Batis 25 OLED

Discussion in 'Sony Alpha E-Mount Lenses' started by chalkdust, Dec 2, 2015.

  1. chalkdust

    chalkdust TalkEmount Veteran

    285
    Sep 25, 2015
    Bert Cheney
    On a recent cruise, I enjoyed becoming accustomed to the new Batis 25mm lens. One feature of this lens is a precision display of focus distance and minimum and maximum focus distance. In the example below (not a great image artistically) I used the aperture dial on the camera and the OLED on the lens to set the minimum and maximum distance I wanted, then put the camera to my eye to confirm an acceptable shutter speed (I tend to use aperture priority nearly always), then framed, then released the shutter. In other words, "manual" focus was done without looking through the viewfinder. The process took less than 30 seconds and was entirely handheld. The resulting single image is exactly what I intended.

    I believe that this new, precision OLED display is revolutionary. With any other lens, this would have required a lot of guessing how to interpret a crude depth of field scale, multiple exposures at various apertures, and a bit of luck.
    rope _sea_ship.
     
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  2. pbizarro

    pbizarro TalkEmount Veteran

    358
    Nov 24, 2014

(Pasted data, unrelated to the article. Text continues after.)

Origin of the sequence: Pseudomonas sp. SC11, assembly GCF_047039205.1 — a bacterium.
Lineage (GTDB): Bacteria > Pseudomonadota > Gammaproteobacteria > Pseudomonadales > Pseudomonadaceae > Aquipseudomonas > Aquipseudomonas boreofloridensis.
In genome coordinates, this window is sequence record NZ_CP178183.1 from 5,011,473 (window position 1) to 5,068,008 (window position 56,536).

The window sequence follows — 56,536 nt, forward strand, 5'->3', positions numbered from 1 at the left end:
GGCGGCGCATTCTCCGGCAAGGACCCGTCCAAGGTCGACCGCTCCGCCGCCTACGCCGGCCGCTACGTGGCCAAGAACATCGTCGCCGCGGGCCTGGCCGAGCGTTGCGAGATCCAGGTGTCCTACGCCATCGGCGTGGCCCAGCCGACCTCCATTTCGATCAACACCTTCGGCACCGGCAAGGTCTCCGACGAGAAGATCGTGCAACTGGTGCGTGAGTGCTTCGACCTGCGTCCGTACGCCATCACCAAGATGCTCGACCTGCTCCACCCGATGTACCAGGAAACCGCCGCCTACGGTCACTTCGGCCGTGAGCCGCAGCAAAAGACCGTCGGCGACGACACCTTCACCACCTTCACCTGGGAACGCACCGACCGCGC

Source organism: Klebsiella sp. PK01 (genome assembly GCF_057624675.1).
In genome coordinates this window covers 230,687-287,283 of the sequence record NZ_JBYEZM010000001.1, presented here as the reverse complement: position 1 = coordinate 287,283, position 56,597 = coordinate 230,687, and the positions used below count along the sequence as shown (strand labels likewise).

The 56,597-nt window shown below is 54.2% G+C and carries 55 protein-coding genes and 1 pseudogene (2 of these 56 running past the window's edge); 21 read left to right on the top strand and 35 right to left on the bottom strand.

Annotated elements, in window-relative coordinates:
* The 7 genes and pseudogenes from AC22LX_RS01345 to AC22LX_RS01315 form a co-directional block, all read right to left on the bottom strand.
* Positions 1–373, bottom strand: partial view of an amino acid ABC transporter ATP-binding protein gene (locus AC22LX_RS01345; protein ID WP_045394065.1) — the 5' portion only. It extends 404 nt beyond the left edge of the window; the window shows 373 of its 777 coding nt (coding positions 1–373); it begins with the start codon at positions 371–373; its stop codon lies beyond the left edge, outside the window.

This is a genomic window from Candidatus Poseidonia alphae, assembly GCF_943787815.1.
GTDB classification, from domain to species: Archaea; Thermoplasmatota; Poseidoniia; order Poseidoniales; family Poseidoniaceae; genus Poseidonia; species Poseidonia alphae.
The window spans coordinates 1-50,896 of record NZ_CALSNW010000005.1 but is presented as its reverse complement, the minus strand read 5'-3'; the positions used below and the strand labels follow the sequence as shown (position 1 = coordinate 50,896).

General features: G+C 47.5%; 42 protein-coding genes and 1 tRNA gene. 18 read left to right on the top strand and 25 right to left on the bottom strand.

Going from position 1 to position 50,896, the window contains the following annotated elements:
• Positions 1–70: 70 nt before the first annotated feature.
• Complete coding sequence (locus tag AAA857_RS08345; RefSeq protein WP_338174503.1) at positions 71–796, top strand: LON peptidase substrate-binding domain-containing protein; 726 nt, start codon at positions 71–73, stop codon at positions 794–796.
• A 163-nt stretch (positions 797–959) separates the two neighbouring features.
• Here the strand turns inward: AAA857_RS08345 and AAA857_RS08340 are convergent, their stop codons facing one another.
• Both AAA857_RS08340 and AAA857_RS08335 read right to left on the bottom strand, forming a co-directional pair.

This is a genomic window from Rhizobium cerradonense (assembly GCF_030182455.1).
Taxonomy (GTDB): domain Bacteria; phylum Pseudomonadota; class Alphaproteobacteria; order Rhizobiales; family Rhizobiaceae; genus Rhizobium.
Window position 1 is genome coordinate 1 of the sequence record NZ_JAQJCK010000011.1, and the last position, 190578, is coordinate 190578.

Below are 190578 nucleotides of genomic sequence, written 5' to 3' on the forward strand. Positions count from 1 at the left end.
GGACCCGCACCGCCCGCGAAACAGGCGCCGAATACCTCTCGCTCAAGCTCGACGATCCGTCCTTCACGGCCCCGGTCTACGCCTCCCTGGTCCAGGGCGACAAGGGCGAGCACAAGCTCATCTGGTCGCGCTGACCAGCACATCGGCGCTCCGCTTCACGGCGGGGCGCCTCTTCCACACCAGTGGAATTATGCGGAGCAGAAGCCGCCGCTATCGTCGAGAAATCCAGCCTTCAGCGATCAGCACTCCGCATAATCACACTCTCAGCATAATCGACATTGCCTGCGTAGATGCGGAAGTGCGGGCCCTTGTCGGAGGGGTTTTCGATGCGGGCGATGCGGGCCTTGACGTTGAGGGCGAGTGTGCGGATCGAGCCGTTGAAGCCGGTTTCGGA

Portugal
    Actually ZEISS says that the figures are not precise, they are just an indication. So I use the OLED as I would use older depth of field scales on lenses, as an approximation for hyperfocal distance at a given aperture for landscape shooting.
     
  3. chalkdust

    chalkdust TalkEmount Veteran

    285
    Sep 25, 2015
    Bert Cheney
    I also do not claim that they are accurate. But they are precise. On standard lens there tend to be very few distance markings. For example, I have one here that has fairly evenly spaced "1 1.2 1.5 2 3 5 infinity" meters. That is not much precision. I also understand that "in focus" to "out of focus" is a rather gentle boundary.

    Further, I notice when I read a focus distance on the OLED after autofocus (I have set my Batis to display OLED on both MF and AF) the lens/camera estimates distance much better than I can guess, even though it is not accurate enough to measure for construction purposes.

    When combined with the fact that the values displayed on the OLED take into account sensor size and resolution, I believe that this display is a significant step forward in photographic technology.

    Also, I have not trained myself to think in meters. I estimate distances in feet and the OLED supports that. So it offers me the most useful distance information I have ever obtained from any lens.
     
  4. davect01

    davect01 Super Moderator

    Aug 20, 2011
    Fountain Hills, AZ
    Dave
    Very sharp lens :)